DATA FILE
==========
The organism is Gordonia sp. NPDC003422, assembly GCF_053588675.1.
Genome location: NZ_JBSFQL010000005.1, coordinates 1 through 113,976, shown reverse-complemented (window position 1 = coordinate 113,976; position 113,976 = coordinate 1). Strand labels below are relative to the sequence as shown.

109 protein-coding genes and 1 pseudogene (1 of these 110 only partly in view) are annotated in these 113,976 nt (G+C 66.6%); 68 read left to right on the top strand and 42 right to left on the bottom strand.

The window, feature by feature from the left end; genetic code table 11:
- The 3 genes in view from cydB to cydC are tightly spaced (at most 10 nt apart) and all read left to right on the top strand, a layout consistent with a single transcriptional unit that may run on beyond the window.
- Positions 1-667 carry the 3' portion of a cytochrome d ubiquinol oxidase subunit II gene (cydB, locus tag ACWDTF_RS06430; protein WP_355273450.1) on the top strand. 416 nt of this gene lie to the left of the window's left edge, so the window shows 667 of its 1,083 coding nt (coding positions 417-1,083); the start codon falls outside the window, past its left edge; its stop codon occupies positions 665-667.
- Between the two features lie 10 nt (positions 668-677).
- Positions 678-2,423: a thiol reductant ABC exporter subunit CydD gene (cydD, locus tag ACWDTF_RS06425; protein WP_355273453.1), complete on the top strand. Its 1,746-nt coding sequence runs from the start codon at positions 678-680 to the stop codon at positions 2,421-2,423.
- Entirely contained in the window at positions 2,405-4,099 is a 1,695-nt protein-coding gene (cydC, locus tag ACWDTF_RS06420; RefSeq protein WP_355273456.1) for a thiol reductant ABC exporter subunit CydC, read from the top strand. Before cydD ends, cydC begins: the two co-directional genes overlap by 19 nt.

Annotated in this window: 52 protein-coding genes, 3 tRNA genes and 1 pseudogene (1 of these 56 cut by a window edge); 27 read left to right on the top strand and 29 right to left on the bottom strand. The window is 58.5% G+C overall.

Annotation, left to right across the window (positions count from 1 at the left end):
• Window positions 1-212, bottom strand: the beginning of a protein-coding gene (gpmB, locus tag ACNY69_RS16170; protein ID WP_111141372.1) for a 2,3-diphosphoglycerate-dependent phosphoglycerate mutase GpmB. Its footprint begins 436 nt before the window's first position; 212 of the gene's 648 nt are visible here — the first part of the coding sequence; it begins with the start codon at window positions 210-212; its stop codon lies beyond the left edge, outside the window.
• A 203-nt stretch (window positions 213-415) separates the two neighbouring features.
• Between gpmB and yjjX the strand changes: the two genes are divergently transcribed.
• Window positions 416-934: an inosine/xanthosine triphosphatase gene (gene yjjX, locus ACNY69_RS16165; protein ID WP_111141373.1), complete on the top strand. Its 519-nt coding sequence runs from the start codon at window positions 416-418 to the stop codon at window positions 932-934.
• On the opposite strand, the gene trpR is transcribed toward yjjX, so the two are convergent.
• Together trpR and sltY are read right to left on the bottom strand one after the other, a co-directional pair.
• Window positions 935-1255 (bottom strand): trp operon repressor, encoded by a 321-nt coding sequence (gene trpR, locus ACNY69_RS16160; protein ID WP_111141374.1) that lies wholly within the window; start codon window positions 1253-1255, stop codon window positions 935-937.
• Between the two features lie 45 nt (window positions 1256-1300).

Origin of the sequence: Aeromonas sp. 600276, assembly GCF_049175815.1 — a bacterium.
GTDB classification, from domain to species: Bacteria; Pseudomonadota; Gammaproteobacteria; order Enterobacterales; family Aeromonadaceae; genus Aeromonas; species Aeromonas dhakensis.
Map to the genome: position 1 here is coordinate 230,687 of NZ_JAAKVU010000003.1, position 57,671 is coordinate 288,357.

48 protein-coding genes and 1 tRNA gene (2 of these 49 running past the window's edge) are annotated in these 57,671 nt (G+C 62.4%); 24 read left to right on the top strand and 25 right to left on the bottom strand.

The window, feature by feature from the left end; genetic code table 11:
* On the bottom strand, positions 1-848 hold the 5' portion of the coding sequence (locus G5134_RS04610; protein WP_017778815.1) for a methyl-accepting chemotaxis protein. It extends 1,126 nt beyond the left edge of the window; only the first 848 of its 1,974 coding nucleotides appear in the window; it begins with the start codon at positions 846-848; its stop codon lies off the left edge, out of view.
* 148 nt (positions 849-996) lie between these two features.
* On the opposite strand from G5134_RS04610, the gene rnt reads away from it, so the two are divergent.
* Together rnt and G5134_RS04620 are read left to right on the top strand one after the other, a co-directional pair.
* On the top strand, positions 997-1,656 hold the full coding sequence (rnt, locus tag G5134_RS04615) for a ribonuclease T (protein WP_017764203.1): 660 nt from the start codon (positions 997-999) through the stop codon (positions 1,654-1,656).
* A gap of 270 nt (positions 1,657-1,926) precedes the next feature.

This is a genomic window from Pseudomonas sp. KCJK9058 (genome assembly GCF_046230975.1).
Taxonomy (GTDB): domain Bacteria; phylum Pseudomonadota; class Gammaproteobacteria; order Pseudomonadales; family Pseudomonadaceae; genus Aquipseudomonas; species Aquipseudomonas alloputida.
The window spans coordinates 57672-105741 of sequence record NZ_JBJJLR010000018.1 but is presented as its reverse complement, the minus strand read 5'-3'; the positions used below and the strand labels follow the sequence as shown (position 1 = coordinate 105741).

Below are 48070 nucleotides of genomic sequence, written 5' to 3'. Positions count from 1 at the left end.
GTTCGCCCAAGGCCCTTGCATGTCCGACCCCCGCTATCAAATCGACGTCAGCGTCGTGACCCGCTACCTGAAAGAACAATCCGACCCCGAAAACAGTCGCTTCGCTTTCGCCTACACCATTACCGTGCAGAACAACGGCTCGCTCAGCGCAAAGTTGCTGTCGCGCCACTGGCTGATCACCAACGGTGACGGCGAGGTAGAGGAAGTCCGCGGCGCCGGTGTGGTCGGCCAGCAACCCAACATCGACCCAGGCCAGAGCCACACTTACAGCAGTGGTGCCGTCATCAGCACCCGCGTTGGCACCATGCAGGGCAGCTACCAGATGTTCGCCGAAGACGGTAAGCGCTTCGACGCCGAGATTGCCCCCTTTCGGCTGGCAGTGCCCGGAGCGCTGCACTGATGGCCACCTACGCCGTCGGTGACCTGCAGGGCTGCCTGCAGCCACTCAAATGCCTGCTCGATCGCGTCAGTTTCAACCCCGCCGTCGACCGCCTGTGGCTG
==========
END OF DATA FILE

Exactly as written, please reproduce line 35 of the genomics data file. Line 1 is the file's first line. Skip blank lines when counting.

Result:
GTTCGCCCAAGGCCCTTGCATGTCCGACCCCCGCTATCAAATCGACGTCAGCGTCGTGACCCGCTACCTGAAAGAACAATCCGACCCCGAAAACAGTCGCTTCGCTTTCGCCTACACCATTACCGTGCAGAACAACGGCTCGCTCAGCGCAAAGTTGCTGTCGCGCCACTGGCTGATCACCAACGGTGACGGCGAGGTAGAGGAAGTCCGCGGCGCCGGTGTGGTCGGCCAGCAACCCAACATCGACCCAGGCCAGAGCCACACTTACAGCAGTGGTGCCGTCATCAGCACCCGCGTTGGCACCATGCAGGGCAGCTACCAGATGTTCGCCGAAGACGGTAAGCGCTTCGACGCCGAGATTGCCCCCTTTCGGCTGGCAGTGCCCGGAGCGCTGCACTGATGGCCACCTACGCCGTCGGTGACCTGCAGGGCTGCCTGCAGCCACTCAAATGCCTGCTCGATCGCGTCAGTTTCAACCCCGCCGTCGACCGCCTGTGGCTG